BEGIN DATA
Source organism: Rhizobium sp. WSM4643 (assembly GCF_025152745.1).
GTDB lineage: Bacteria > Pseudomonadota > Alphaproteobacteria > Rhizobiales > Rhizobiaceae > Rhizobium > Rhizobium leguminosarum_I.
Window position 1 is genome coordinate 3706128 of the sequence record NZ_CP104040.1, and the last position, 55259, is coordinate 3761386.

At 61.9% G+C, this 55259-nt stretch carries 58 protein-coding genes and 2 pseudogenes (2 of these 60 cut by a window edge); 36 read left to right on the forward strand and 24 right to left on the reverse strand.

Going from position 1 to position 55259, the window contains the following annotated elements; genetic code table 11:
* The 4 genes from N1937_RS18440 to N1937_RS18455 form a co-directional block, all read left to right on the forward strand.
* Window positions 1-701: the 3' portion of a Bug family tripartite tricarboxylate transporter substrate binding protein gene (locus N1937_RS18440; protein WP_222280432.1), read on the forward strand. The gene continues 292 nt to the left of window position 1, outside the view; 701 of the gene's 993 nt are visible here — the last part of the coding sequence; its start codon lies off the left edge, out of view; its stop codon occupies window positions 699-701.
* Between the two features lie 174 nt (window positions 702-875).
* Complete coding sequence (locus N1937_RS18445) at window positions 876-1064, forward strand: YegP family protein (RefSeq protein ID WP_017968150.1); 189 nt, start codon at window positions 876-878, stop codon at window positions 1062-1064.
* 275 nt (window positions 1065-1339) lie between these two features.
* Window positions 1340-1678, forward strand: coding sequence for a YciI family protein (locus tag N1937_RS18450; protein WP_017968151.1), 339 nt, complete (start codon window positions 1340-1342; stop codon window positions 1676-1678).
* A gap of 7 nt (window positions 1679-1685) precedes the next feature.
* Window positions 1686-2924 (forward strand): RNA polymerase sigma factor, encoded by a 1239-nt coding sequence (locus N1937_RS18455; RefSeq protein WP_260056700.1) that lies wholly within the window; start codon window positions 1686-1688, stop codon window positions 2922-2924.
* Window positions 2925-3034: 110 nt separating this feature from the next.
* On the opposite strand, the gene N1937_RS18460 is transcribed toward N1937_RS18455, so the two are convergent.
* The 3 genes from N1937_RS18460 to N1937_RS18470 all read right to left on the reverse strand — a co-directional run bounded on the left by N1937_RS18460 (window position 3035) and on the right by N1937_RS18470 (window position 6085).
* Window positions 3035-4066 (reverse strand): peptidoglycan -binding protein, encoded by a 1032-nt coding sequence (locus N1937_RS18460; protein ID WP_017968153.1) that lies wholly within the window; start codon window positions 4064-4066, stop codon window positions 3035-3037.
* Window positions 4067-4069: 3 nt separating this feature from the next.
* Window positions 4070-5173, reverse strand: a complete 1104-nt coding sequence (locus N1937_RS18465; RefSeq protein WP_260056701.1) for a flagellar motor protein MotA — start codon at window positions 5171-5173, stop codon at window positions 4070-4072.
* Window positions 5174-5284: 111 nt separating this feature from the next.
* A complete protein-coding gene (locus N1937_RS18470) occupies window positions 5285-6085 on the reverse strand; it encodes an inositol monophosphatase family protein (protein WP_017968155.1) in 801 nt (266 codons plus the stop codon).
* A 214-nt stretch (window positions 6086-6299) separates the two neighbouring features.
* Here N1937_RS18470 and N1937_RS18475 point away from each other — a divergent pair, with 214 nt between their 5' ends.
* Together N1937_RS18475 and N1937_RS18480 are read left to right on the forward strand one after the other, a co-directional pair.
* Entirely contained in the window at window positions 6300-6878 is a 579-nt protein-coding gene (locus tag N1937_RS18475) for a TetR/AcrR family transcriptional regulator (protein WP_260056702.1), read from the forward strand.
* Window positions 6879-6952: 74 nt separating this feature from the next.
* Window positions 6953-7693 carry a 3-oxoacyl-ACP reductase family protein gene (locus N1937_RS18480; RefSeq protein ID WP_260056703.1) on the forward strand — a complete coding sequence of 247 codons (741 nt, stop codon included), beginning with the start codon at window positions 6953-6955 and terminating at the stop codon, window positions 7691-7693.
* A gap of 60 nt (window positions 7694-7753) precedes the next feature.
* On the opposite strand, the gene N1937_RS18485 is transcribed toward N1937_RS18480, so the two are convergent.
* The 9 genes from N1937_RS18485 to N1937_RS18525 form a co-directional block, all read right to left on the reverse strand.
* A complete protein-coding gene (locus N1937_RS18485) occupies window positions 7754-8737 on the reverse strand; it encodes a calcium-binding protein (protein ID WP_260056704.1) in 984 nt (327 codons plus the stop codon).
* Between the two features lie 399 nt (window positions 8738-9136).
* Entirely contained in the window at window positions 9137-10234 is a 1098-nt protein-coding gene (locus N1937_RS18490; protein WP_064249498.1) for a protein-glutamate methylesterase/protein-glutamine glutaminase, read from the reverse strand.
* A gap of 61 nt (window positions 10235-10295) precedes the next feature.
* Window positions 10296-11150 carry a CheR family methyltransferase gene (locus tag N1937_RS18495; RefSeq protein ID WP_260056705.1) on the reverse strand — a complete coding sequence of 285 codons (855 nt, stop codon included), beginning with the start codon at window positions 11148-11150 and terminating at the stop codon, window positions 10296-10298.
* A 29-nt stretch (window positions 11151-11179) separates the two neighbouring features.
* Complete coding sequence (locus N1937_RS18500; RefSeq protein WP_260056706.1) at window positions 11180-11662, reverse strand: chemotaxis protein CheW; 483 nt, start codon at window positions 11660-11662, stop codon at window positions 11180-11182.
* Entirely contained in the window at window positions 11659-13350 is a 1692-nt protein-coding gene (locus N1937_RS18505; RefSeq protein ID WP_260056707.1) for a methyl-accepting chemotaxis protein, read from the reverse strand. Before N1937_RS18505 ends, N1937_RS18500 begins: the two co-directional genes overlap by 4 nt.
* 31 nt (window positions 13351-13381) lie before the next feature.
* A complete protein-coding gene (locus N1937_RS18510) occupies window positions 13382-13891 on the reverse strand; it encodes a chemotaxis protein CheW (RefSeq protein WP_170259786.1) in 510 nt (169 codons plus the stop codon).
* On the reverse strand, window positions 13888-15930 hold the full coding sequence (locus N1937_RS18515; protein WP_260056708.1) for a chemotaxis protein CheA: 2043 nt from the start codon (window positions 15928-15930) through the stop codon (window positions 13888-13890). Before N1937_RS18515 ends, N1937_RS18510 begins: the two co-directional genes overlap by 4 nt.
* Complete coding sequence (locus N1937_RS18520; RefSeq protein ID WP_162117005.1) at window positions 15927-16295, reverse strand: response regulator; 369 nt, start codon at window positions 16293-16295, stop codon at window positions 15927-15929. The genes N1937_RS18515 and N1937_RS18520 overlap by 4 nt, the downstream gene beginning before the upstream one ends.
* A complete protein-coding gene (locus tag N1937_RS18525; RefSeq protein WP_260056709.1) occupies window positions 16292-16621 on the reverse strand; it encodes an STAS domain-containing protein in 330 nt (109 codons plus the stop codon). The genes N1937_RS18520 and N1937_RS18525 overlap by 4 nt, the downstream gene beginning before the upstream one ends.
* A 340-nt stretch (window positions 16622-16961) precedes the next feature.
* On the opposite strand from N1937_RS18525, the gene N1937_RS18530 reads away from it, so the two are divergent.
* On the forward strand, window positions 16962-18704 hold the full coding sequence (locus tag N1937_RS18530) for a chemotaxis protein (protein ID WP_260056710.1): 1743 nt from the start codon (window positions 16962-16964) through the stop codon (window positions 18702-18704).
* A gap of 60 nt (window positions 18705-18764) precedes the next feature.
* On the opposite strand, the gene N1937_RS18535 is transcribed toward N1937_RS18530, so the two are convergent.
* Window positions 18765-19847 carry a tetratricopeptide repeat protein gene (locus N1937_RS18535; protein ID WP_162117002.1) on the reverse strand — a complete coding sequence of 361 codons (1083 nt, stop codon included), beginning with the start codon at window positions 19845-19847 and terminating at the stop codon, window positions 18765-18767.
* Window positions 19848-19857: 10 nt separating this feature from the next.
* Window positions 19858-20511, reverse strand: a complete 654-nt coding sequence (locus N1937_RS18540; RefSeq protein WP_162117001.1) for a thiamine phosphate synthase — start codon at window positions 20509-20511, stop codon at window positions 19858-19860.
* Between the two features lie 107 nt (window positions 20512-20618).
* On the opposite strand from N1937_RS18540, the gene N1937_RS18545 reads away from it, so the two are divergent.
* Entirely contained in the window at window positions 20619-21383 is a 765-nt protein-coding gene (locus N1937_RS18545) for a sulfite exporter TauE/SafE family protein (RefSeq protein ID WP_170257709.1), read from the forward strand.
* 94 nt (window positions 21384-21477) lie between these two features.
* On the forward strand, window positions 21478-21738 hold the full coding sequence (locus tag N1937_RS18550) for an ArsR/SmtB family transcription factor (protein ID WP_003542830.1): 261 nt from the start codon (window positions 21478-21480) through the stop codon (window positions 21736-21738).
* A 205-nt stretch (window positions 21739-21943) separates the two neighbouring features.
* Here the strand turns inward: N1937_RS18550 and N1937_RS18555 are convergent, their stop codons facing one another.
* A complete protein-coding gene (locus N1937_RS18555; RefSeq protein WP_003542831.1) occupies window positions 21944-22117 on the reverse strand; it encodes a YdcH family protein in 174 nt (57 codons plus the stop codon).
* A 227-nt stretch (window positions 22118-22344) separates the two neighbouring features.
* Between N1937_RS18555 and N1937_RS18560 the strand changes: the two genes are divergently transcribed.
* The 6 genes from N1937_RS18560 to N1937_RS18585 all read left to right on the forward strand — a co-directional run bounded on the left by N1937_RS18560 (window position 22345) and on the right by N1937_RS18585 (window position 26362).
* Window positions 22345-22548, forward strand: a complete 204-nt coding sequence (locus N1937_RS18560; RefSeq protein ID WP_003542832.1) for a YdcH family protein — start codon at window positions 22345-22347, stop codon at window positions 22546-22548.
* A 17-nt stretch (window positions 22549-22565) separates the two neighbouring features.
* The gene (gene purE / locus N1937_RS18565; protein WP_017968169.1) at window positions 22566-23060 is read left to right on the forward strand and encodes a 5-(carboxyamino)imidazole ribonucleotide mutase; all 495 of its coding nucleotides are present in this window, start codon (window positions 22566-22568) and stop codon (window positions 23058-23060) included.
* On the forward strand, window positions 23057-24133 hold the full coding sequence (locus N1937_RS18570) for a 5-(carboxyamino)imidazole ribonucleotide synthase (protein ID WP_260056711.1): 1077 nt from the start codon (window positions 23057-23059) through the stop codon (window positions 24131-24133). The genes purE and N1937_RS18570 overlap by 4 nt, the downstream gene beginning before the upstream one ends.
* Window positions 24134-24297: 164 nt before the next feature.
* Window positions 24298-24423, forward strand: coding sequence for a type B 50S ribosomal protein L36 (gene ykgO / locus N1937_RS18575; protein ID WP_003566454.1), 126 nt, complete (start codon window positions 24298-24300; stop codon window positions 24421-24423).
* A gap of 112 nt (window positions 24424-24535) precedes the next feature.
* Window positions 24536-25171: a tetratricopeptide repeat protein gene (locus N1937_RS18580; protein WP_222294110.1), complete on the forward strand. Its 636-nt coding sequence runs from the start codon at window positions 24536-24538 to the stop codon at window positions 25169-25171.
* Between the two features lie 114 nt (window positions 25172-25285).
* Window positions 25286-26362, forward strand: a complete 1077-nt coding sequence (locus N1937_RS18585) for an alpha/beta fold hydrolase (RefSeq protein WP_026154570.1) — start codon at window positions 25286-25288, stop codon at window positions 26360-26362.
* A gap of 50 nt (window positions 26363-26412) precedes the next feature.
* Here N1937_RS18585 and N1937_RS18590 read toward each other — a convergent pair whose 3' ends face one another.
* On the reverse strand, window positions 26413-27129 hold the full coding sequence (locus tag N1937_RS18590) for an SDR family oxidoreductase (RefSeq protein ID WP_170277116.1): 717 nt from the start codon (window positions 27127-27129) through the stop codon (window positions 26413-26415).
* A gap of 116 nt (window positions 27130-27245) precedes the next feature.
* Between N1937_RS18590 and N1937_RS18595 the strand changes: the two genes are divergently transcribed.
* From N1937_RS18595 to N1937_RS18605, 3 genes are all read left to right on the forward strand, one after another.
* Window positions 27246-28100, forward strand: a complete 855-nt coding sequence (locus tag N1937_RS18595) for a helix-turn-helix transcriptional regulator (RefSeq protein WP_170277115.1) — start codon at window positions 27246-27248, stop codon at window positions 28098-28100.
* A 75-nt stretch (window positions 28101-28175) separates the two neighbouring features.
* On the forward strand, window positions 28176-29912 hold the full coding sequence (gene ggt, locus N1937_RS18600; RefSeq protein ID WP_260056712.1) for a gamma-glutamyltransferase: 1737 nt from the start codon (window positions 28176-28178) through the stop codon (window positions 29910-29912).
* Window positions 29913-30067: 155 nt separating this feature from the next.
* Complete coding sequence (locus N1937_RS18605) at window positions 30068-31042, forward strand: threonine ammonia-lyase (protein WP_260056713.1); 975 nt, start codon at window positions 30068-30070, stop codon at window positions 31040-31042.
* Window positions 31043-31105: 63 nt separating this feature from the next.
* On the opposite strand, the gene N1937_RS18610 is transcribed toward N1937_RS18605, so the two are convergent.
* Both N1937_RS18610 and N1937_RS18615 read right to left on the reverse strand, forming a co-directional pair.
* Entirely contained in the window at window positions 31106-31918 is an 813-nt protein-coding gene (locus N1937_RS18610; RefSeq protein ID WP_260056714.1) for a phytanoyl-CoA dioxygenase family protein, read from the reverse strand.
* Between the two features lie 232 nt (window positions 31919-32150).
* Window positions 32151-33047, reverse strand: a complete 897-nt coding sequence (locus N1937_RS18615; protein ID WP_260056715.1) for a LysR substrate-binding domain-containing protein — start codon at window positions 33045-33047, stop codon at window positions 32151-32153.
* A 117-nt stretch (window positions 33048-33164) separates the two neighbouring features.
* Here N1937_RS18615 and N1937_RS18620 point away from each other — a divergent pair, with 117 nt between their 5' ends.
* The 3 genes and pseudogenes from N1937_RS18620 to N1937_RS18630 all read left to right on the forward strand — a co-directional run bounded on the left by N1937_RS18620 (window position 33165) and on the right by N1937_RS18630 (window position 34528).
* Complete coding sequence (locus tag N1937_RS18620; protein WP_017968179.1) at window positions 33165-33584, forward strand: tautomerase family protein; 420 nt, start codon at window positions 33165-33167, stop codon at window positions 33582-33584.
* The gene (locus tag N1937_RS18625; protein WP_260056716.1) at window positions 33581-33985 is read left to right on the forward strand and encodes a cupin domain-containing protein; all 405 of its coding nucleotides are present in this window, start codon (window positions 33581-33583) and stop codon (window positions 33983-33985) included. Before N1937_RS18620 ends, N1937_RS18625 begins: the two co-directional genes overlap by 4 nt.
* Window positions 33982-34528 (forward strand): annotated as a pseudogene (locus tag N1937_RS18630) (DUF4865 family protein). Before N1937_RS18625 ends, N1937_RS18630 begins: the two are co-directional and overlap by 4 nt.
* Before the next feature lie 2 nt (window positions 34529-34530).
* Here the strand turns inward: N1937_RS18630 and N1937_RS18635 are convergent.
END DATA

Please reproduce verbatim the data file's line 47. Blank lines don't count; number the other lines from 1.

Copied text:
* A gap of 60 nt (window positions 18705-18764) precedes the next feature.